if ((agent.indexOf('NT 5.1') > -1)&&(agent.indexOf('MSIE 8') > -1))
      os_ie_ver = "ie8wxp";
   if ((agent.indexOf('NT 6.0') > -1)&&(agent.indexOf('MSIE 7') > -1))
      os_ie_ver = "ie7wv";   
   if ((agent.indexOf('NT 6.0') > -1)&&(agent.indexOf('MSIE 8') > -1)) 
      os_ie_ver = "ie8wv";
   if ((agent.indexOf('NT 6.1') > -1)&&(agent.indexOf('MSIE 8') > -1)) 
      os_ie_ver = "ie8w7";   
   if ((agent.indexOf('NT 6.1') > -1)&&(agent.indexOf('MSIE 9') > -1)) 
      os_ie_ver = "ie9w7";
   if ((agent.indexOf('NT 6.2') > -1)&&(agent.indexOf('MSIE 10') > -1)) 
      os_ie_ver = "ie10w8"; 
   return os_ie_ver;
}
//
//
function CheckOfficeVersion()
{
   var offver = "";
   var checka = 0;
   var checkb = 0;
//
   try {
         checka = new ActiveXObject("SharePoint.OpenDocuments.4");  
   } catch (e) {}
   try {
         checkb = new ActiveXObject("SharePoint.OpenDocuments.3");  
   } catch (e) {}
//
   if ((typeof checka) == "object" && (typeof checkb) == "object")
     offver = "Office2010";
   else if ((typeof checka) == "number" && (typeof checkb) == "object") 
     offver = "Office2007";
//
   return offver;
}
//
//
function JavaVersion() 
{
   var javver = "";
   var javaa = 0;
//
   try {
         javaa = new ActiveXObject("JavaWebStart.isInstalled.1.6.0.0");  
   } catch (e) {}
//
   if ((typeof javaa) == "object")
       javver = "Java6";
//
   return javver;
}
//
//
function SkypeCheck()
{
   var skypever = "";
   return skypever;
}
//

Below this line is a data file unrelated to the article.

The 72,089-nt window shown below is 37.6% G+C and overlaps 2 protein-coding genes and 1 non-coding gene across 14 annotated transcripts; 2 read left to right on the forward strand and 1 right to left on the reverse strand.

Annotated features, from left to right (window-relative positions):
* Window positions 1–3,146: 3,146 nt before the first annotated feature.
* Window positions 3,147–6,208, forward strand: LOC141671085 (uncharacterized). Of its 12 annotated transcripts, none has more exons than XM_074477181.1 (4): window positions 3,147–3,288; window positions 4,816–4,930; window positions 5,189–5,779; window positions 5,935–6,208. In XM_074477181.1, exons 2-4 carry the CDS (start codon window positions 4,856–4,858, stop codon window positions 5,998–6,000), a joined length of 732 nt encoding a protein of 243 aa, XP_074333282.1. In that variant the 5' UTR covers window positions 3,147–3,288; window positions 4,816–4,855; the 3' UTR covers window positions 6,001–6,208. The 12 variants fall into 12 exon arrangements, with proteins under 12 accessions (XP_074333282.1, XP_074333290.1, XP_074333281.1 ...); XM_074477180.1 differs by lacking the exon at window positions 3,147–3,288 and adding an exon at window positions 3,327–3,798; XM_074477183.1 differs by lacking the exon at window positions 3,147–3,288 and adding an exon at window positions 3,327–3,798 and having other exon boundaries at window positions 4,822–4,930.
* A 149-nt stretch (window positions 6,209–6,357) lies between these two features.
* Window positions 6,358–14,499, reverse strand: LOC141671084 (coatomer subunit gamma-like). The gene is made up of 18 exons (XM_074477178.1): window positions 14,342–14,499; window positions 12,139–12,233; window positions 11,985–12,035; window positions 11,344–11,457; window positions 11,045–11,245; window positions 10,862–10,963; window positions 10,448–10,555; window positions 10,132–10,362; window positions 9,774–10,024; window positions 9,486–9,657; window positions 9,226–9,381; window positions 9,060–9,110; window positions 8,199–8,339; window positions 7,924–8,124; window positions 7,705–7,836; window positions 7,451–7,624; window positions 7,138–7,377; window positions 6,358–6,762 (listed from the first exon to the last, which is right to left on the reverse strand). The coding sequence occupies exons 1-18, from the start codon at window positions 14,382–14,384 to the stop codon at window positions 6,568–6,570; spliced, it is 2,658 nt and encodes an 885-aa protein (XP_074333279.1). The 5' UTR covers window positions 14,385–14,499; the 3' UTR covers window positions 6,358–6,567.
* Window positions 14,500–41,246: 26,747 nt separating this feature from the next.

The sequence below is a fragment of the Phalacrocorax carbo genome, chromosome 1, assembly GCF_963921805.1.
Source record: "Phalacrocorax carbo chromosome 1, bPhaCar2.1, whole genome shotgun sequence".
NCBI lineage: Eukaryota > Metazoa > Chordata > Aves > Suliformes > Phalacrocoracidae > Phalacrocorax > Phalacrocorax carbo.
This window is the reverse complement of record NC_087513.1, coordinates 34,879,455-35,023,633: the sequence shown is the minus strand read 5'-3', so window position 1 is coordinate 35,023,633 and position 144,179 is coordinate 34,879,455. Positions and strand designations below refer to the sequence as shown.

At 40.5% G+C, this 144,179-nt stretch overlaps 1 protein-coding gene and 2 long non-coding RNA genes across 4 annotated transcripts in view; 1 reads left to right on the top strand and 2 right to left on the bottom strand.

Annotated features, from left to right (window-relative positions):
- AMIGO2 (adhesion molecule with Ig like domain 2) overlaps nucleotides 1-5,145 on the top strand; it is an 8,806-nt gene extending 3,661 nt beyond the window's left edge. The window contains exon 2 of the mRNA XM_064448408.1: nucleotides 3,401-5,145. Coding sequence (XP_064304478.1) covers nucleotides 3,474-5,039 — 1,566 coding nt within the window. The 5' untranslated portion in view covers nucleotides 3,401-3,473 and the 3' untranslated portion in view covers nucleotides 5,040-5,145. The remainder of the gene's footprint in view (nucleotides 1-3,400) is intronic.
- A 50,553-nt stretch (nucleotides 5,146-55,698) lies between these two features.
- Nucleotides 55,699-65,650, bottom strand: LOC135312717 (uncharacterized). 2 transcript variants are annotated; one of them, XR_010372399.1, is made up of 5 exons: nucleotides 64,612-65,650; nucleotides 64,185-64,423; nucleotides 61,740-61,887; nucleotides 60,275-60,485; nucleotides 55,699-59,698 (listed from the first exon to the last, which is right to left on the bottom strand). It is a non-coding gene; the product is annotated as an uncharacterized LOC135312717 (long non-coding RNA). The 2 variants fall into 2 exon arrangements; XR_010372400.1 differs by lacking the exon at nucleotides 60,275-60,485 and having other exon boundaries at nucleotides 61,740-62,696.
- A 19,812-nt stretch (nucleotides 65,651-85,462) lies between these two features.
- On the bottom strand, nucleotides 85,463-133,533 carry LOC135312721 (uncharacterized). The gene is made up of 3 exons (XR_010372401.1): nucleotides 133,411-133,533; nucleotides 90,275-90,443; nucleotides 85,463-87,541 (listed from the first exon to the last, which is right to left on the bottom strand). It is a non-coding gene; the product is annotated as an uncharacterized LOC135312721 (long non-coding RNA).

//
</SCRIPT>
</HTML> 

This year we’ve seen a number of 0 day Java exploits surfacing and various mitigating steps mentioned in various sites that could be taken to prevent us from being compromised. A lot of these mitigating steps vary from each other so when it comes to mitigate Java in Internet Explorer it adds doubt to which is the best mitigation steps to follow. Uninstalling Java would obviously solve the problem but that is not really an option in organisations dependant on Java.

This post describes the mitigating steps available, the tests carried out and how to bypass certain mitigations. The tests have been carried out on a fully patched Windows 7 Enterprise 32bit virtual machine with Internet Explorer 8 and a vulnerable version of Java.

Prevent loading of applet in IE’s “Internet Zone”
This setting disables the loading of Java applets from the Internet zone. There are different keys representing different security zones [3] and the Internet zone has a value of 3.

; First set the URLAction to control APPLET behavior
; Zone 3 is the Internet zone
; 1C00 is the Java invocation policy
; "1C00"=dword:00000000 <-- disable loading of Java applet
; "1C00"=dword:00010000 <-- enable loading of Java applet
;
[HKEY_CURRENT_USER\Software\Microsoft\Windows\CurrentVersion\Internet Settings\Zones\3]
"1C00"=dword:00000000

HKEY_CURRENT_USER (HKCU) entry would take priority first. So if disabled in HKEY_LOCAL_MACHINE (HKLM) but enabled in HKCU then you will still be exploited so it is best just to apply the change in HKCU. Any external site attempting to use an applet tag will now not load the applet and a notification bar will be displayed.


This mitigation would only protect from applet tag examples below. With other techniques this mitigation is ineffective.

<APPLET archive="calc.jar" code="Exploit.class" width="1" height="1"></APPLET>
<APPLET code="Exploit.class" width="1" height="1"></APPLET>

Prevent loading of applet in all IE zones
This settings stops the loading of Java in all IE browser zones. This might be a problem internally in organisations which depend on the applet tag.

; "UseJava2IExplorer"=dword:00000000 <-- disable loading of Java applet
; "UseJava2IExplorer"=dword:00000001 <-- enable loading of Java applet
;
[HKEY_LOCAL_MACHINE\SOFTWARE\JavaSoft\Java Plug-in\10.7.2]
"UseJava2IExplorer"=dword:00000000

An issue with this mitigation is that each time Java is installed the mitigation gets reset to its default value as a new Java version registry key is added.

10.4.0 – Java 7 update 4
10.6.2 – Java 7 update 6
10.7.2 – Java 7 update 7
10.9.2 – Java 7 update 9

Once mitigation has been made a popup would be seen first time.